5 Tips to Support Reducing Anxiety Outside of the Therapy Room
Anxiety is becoming more and more common, perhaps this is due to peoples lifestyles that are not allowing the self-care that fosters vitality and wellbeing. Although counselling and therapeutic support are very helpful for people who are struggling with anxiety here are some tips to support in managing and reducing anxiety outside of the therapy room.
1. Connect to Your Body
The busyness and mental energy of our everyday can trigger anxious feelings or even put us into a momentum where we are totally taken over by the anxiety and disconnected from our bodies. A great tool to connect back to the body is through the breath. I often refer clients to Universal Medicines’ Gentle Breath Meditation. Once embodied, this simple tool can be done in a variety of environments making it a great tool for everyone. You can find more types of supportive meditations here
2. Name That Thing
Often anxiety has us feeling trapped and reacting to thoughts that are far away from our present moment. Something that can support us when we are highly anxious or possibly even entering a panic attack is to connect to our surroundings. This supports us to come back to the present moment, lessening the persistence and unravelling momentum of the anxious thoughts. Name That Thing, is an exercise where you name 3 things in the room or space you are in and then give a simple description, an example of this could be, I see a door, a clock and a painting, the door is white with a silver handle etc. This exercise forces the mind to focus on the present task, slowing up the momentum and stopping the anxious thoughts. It can be a very simple and supportive tool when in a highly anxious or provocative moment.
3. Self-Care - Eat, Sleep, Walk
Self-Care is crucial in developing a foundation that supports us in our everyday life. It allows us to make choices that foster wellness and vitality, feeling supported and reducing symptoms like anxiety emerging.
Eat: For people who suffer from anxiety it’s important to eat nutritious meals. It's also very supportive to remove if not reduce caffeine and sugar as these stimulate and/or attack the body taking it out of homeostasis, speeding the body up and exacerbating anxiety.
Sleep: Sleep hygiene is very important when managing anxiety. I often suggest allowing a rhythm in your evening that gives your body space to wind down from the day. This can involve setting a supportive bed time and ensuring there is little stimulation 1 to even 2 hours before you get into bed; doing this can allow the body to rest deeply, rejuvenating during sleep. Committing to turning off all screens – mobiles, laptops and televisions and not engaging in any heated or overly exciting conversations is also a supportive way to wind down.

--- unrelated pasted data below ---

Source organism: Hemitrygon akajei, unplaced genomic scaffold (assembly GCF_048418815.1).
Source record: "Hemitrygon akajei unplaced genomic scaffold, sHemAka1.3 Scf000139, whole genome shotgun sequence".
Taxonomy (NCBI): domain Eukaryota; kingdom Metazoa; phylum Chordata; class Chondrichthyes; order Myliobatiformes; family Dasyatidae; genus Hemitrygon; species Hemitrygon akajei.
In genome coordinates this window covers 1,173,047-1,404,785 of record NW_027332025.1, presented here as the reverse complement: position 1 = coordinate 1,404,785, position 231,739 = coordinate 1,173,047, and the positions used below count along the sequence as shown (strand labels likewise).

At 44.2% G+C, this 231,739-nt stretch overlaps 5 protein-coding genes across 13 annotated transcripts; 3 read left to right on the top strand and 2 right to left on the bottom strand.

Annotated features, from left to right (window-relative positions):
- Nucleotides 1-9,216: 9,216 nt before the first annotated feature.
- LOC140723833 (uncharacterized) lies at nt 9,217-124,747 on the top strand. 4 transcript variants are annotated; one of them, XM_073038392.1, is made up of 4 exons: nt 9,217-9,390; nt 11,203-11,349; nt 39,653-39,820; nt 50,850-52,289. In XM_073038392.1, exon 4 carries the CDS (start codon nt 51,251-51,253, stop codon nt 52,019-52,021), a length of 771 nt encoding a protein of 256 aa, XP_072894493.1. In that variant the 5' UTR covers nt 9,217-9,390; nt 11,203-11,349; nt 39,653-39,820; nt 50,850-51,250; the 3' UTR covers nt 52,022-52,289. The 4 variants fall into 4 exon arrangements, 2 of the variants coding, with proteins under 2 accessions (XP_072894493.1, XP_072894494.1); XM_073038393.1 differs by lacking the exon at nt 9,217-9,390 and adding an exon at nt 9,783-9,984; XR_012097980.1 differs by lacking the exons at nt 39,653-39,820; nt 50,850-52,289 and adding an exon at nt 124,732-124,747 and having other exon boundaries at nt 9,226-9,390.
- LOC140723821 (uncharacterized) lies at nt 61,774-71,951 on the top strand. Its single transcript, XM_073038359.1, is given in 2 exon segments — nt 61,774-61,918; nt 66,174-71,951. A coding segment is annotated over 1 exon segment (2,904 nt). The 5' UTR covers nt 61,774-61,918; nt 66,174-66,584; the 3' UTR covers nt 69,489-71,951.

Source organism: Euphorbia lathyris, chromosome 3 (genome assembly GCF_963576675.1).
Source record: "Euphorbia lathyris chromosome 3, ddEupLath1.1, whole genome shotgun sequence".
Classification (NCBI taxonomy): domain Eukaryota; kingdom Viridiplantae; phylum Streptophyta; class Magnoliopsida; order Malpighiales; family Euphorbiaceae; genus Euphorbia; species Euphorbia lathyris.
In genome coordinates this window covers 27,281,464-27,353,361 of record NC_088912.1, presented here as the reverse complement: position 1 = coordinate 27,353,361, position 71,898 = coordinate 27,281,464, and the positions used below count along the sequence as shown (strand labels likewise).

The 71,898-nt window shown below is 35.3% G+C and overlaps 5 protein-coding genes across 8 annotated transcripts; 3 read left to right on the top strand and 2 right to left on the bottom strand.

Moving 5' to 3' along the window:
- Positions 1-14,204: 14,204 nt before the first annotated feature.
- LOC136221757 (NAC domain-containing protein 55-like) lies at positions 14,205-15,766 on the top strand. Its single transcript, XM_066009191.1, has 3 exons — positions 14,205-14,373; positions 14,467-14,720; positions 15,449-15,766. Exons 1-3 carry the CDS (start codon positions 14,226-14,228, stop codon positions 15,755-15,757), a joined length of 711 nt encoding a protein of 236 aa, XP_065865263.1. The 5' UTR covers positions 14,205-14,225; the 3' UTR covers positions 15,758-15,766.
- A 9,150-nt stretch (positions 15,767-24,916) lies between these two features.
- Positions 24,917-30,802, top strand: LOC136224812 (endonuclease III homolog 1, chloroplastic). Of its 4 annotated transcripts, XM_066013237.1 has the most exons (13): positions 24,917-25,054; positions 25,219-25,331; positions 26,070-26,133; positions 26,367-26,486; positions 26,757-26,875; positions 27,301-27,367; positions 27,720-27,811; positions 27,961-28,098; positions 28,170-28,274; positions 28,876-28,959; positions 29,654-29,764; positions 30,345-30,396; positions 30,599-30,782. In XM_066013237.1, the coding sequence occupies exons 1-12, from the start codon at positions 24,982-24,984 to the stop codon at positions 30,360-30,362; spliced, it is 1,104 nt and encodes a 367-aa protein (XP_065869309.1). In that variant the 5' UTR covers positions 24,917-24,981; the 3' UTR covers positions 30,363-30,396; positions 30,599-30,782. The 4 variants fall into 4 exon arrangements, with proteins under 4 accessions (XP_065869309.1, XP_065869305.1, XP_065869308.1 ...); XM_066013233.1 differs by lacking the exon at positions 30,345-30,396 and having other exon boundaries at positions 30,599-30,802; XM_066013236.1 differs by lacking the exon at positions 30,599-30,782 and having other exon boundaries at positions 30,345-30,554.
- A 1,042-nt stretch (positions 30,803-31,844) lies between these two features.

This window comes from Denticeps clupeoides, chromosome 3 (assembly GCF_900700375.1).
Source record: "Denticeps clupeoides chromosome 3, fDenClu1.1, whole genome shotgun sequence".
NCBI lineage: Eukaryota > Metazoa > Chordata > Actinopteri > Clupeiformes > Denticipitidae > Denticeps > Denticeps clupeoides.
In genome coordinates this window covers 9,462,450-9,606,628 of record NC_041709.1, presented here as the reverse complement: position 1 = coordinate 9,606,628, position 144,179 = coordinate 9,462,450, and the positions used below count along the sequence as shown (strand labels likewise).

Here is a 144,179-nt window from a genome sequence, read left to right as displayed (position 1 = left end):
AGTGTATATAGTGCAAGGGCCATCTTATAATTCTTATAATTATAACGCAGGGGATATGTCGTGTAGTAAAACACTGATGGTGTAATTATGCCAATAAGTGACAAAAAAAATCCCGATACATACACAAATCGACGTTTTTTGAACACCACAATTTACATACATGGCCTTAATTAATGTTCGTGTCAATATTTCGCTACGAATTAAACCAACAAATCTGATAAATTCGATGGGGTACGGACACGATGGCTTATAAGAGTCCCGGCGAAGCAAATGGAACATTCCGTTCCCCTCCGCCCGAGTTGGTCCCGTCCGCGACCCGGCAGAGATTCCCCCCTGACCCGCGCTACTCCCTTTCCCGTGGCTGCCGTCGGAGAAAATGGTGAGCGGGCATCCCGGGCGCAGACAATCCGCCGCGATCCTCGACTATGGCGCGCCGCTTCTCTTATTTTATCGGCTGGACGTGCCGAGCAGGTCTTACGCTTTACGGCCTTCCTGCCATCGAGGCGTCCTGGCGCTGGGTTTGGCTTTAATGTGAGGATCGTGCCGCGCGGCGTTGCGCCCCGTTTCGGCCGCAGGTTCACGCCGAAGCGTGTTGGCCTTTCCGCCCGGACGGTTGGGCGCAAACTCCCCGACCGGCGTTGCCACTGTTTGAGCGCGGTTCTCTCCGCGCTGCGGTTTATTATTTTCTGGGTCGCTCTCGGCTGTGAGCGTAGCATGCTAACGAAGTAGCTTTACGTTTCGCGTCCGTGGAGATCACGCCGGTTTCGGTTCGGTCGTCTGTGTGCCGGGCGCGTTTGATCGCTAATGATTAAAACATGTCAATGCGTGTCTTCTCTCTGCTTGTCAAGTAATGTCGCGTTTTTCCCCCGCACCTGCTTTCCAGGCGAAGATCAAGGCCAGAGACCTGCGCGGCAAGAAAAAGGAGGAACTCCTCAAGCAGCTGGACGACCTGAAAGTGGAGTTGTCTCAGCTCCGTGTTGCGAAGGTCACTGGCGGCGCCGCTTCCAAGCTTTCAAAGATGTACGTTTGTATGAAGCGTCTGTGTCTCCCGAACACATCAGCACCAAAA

Walk: Exercise is also important for the body but walking is particularly supportive for combatting anxiety. I often suggest clients find a time in their day for a 10-30 minute walk. Not only does walking have all the health and physiological benefits but it also allows another opportunity for the us to connect and check in with our bodies, having space to integrate our feelings and reflect on what we need in order to support ourselves more deeply.
4. Bring Understanding by Questioning the Anxious Thoughts
Anxiety is a bully – so when those unsupportive thoughts are coming through you, just stop for a moment and question them. In situations where clients have developed awareness and understanding around what triggers their anxiety in the therapy room, now is a great time to translate these awarenesses into the real time. Lightly engage in the anxious thoughts and narrative as an authority, gently reminding yourself that something in you has been triggered, consciously support yourself to understand what and why and that the anxious reaction is possibly from the past and may simply be outdated. Being gentle and loving with ourselves throughout this perhaps sensitive and delicate process is also very important.
The way we move is in itself a choice of what thoughts and energies we align to. How we walk, talk, eat, sleep…how we pick something up, open the fridge door and get into a vehicle are all moments for us to either align to energies and thoughts that support and confirm who we truly are or to what we are simply not. Although connecting and observing our movements may at times feel challenging when in the thick of feeling anxious, if we are able to strip things back to the simplicity of how we are moving we can quickly support ourselves to align differently and feel connected and empowered.